Aside from granting greater policy autonomy to the US Navy to regularly conduct freedom of navigation operations (FONOPs) against China’s expansive claims, the Pentagon has also started to treat China’s paramilitary and coast guard vessels as arms of the PLAN.
This policy shift was confirmed earlier this year by Admiral John Richardson, chief of US naval operations, when he warned Beijing against “obstructing one another, driving our ships in front of one another, throwing obstacles in front of the ship”, and promised a “more muscular” response to China’s sea provocations.
The upshot has been the application of military rules of engagement to more aggressively counter and maneuver against Chinese coast guard and militia forces.
Washington has also openly warned that China’s “gray zone” aggression, meaning operations that do not clearly constitute war, could nonetheless fall under its mutual defense treaty obligation with its treaty ally the Philippines. The announcement came after the sinking of a Filipino vessel by a suspected Chinese militia boat earlier this year.
In another major shift in American regional policy, the USCG has also joined the Pentagon’s FONOPs in the region, including in the Taiwan Straits, amid rising tensions with China in the past year.
Moreover, the USCG is also regularizing and expanding the deployment of expeditionary missions to the Indo-Pacific, including placement of three fast-response cutters in Guam, as well as ramped up joint exercises with allies and partners in the Western Pacific.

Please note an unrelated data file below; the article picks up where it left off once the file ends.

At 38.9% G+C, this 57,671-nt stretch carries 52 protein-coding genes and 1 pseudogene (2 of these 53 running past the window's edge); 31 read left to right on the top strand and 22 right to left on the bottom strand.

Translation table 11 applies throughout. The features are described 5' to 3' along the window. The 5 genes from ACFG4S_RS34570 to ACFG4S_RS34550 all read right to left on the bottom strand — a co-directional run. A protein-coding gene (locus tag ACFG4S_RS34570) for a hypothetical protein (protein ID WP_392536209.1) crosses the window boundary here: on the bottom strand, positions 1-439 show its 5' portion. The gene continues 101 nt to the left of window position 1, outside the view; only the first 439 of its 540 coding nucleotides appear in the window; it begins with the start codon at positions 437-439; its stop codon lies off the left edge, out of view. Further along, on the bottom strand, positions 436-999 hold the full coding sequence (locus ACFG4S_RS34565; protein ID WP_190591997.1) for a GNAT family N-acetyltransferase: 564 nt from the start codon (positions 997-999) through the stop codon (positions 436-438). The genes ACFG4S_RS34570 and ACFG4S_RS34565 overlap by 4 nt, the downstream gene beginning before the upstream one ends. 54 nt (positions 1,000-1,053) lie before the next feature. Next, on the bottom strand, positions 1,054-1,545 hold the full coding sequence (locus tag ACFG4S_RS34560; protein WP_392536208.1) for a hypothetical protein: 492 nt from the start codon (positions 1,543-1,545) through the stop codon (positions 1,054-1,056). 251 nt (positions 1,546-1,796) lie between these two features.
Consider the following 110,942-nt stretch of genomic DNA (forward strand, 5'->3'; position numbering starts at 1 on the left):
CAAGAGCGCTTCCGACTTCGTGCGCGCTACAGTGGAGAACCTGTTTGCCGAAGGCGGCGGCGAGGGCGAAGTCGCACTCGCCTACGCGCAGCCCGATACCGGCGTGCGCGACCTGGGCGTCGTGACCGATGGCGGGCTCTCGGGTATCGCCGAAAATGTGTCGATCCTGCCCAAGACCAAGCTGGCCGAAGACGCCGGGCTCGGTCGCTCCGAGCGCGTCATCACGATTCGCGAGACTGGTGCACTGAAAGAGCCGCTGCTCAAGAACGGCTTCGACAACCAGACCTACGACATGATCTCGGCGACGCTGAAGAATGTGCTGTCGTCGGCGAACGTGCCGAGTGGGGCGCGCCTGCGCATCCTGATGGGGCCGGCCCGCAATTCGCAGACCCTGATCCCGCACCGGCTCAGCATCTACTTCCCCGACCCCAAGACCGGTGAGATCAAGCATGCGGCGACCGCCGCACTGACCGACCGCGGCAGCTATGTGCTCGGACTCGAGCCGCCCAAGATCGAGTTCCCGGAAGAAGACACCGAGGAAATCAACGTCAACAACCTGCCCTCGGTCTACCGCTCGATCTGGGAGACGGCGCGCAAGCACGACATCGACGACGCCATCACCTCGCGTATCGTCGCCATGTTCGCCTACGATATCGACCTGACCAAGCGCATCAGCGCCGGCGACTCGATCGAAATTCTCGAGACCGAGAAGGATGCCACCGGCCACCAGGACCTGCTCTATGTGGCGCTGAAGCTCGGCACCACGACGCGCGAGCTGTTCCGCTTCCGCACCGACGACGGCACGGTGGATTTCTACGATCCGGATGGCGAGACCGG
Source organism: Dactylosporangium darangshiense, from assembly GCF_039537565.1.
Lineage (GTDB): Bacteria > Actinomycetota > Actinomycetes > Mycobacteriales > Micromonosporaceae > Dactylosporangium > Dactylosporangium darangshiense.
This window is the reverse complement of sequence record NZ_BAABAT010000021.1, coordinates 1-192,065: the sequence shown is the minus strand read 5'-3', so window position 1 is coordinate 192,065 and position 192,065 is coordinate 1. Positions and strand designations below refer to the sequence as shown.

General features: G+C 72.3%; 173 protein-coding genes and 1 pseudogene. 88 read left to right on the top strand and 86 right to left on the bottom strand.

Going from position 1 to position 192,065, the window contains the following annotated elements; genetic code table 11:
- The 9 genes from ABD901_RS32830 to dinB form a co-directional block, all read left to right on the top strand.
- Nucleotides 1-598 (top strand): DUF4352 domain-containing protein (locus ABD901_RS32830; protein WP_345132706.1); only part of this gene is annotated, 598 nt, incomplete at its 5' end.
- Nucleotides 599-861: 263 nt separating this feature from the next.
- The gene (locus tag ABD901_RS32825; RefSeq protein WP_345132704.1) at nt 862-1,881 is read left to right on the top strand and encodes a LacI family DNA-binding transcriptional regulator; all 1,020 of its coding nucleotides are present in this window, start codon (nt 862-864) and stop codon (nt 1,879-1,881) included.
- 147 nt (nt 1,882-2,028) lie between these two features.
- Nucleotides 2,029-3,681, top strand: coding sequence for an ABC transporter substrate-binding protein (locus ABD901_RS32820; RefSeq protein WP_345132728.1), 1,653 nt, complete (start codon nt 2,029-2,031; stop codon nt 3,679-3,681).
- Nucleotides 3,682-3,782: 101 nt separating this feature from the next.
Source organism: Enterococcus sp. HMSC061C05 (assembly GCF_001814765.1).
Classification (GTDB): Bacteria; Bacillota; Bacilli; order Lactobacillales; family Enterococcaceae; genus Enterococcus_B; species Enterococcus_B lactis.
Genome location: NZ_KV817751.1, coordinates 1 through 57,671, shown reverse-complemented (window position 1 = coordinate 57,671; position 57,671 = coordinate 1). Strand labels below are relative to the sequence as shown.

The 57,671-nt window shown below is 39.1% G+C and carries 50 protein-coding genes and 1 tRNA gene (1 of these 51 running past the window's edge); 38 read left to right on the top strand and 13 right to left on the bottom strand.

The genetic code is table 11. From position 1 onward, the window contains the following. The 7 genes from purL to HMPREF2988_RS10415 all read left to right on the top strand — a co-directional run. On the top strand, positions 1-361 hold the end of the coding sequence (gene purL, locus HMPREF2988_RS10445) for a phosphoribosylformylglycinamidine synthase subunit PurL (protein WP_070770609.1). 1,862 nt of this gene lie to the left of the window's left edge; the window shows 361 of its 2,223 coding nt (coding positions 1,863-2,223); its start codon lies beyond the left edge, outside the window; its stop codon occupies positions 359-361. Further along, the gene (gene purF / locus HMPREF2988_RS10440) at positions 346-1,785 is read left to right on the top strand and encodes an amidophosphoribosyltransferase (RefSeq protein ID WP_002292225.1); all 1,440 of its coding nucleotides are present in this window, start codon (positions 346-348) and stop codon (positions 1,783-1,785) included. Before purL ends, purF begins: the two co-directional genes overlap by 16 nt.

In October, the USCG’s fast response cutter USCGC Joseph Gerczak (WPC-1126) and Walnut (WLB-205) conducted joint missions with Royal New Zealand Navy ship HMNZS Otago, Royal Australian Navy ship HMAS Choules and South Pacific partners. The same month also saw the USCG join the US-Japan-Philippines trilateral Sama-Sama naval exercises in the Philippines.
The exercises were nominally designed to promote regional security cooperation, maintain and strengthen maritime partnerships, and enhance maritime interoperability but were clearly pointed at China.
The USCG is also helping regional partners to develop and improve their own coast guard capabilities. That has been seen in USCG assistance with the maintenance of the decommissioned USCG Morgenthau (WHEC-722), which was transferred to the Vietnam Coast Guard along with 24 so-called Metal Shark patrol boats as part of a 2017 strategic aid package.
US-Vietnam naval cooperation is blossoming, with speculation the two sides may upgrade their relations to a “strategic partnership” later this year, amid shared concerns vis-à-vis China’s assertiveness in the South China Sea.
“In the face of coercive and antagonistic behavior from China in disputed waters, the US Coast Guard offers transparent engagement and partnership at both the professional and personal levels,” US Admiral Shultz said during his visit to Manila in October to oversee the Sama-Sama exercises.
“That’s about almost 2,400 miles distance, so it demonstrated our expeditionary capabilities of these new fast response cutters.” he said in response to a question about the USCG’s deployment in the Western Pacific.
When asked about threats posed by China’s militarization of the sea disputes, the admiral said: “We see man-made islands where there weren’t islands before, we see runways on those islands, we see anti-ship cruise missiles and other military capabilities that don’t match [China’s peaceful] rhetoric.”